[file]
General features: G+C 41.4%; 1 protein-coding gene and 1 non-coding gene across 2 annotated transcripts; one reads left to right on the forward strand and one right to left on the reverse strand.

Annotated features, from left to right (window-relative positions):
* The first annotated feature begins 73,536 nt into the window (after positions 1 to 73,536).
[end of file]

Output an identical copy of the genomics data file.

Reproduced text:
General features: G+C 41.4%; 1 protein-coding gene and 1 non-coding gene across 2 annotated transcripts; one reads left to right on the forward strand and one right to left on the reverse strand.

Annotated features, from left to right (window-relative positions):
* The first annotated feature begins 73,536 nt into the window (after positions 1 to 73,536).